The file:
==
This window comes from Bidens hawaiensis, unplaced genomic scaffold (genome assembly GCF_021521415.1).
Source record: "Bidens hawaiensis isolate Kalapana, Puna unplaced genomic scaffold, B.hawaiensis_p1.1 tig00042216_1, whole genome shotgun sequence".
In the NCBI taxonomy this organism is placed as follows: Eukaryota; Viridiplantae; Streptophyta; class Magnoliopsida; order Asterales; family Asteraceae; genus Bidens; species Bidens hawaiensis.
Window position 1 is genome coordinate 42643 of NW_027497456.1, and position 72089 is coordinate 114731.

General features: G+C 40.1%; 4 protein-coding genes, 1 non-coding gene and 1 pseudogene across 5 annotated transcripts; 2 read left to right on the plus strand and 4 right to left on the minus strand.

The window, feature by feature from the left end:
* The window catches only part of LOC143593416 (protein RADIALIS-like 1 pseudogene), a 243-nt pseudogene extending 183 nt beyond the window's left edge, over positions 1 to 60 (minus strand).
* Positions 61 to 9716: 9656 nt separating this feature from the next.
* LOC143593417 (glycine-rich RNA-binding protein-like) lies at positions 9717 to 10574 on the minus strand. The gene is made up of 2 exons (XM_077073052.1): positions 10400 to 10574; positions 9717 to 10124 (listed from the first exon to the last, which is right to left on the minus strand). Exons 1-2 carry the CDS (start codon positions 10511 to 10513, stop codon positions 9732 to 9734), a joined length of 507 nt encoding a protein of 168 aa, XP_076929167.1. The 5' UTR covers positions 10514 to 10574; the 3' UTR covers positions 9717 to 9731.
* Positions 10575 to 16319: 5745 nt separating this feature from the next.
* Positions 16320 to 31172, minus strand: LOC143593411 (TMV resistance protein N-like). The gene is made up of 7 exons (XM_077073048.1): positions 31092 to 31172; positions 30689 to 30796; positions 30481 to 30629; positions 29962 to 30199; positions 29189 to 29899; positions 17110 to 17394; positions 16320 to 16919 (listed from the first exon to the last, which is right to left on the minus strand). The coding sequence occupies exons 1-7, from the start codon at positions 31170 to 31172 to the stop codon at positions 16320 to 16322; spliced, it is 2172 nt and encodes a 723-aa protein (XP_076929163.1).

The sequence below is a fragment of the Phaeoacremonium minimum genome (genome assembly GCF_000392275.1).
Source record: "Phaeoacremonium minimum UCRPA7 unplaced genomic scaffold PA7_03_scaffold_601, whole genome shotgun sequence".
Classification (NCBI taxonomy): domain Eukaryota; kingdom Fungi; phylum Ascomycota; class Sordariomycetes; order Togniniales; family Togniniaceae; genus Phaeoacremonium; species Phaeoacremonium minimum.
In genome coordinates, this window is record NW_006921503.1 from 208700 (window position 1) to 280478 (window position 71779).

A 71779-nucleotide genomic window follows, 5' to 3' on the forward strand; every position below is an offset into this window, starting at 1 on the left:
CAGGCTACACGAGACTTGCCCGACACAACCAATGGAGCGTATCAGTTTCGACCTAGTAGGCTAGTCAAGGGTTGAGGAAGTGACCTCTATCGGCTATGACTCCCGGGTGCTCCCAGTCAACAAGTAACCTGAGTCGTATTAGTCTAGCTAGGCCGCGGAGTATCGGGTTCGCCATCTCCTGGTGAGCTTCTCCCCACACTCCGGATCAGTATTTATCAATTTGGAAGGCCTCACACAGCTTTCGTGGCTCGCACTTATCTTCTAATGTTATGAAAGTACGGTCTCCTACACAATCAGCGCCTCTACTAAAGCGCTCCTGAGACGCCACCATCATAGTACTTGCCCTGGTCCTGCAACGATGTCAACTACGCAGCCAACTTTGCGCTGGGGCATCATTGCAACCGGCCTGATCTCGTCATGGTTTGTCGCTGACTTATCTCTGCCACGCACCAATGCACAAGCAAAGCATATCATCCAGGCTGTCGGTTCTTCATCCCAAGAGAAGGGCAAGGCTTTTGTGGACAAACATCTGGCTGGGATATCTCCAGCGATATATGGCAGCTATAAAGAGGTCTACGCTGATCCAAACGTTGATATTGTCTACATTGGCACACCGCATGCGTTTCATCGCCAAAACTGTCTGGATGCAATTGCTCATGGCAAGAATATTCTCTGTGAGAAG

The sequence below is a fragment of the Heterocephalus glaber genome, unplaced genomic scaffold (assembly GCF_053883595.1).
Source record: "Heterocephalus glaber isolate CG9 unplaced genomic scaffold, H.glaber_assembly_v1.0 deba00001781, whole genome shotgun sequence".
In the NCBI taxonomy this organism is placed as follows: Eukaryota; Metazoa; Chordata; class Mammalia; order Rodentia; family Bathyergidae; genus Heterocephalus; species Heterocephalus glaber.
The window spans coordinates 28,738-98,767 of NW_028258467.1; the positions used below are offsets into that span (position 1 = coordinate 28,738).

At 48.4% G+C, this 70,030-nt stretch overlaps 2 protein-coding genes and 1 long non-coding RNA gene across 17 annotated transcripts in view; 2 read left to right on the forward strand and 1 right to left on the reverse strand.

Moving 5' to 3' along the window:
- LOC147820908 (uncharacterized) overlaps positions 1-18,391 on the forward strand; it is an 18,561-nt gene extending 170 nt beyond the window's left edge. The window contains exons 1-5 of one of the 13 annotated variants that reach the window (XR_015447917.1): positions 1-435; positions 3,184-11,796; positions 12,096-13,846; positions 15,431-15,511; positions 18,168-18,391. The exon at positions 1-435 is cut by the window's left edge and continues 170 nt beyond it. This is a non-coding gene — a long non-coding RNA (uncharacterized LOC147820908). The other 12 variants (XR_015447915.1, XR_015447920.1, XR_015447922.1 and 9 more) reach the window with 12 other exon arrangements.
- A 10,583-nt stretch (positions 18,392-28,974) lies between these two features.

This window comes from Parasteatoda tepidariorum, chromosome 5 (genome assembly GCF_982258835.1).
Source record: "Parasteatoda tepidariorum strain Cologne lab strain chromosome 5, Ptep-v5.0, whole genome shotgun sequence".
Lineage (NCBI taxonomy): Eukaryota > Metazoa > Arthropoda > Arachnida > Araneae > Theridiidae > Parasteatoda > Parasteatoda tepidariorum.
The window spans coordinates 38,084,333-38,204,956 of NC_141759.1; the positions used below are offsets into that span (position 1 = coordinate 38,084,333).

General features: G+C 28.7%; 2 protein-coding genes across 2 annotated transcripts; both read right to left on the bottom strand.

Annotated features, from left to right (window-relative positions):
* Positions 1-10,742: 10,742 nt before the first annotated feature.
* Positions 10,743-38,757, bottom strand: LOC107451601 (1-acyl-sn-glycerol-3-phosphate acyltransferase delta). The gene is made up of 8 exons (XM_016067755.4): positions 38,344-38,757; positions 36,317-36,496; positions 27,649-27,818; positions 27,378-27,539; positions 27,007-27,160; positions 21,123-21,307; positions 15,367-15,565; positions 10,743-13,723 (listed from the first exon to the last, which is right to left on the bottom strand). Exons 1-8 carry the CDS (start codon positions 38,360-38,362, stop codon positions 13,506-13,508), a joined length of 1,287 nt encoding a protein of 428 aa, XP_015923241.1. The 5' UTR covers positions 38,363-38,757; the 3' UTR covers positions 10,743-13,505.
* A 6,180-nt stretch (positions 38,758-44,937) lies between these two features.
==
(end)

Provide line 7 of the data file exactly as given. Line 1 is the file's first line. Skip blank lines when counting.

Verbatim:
* The window catches only part of LOC143593416 (protein RADIALIS-like 1 pseudogene), a 243-nt pseudogene extending 183 nt beyond the window's left edge, over positions 1 to 60 (minus strand).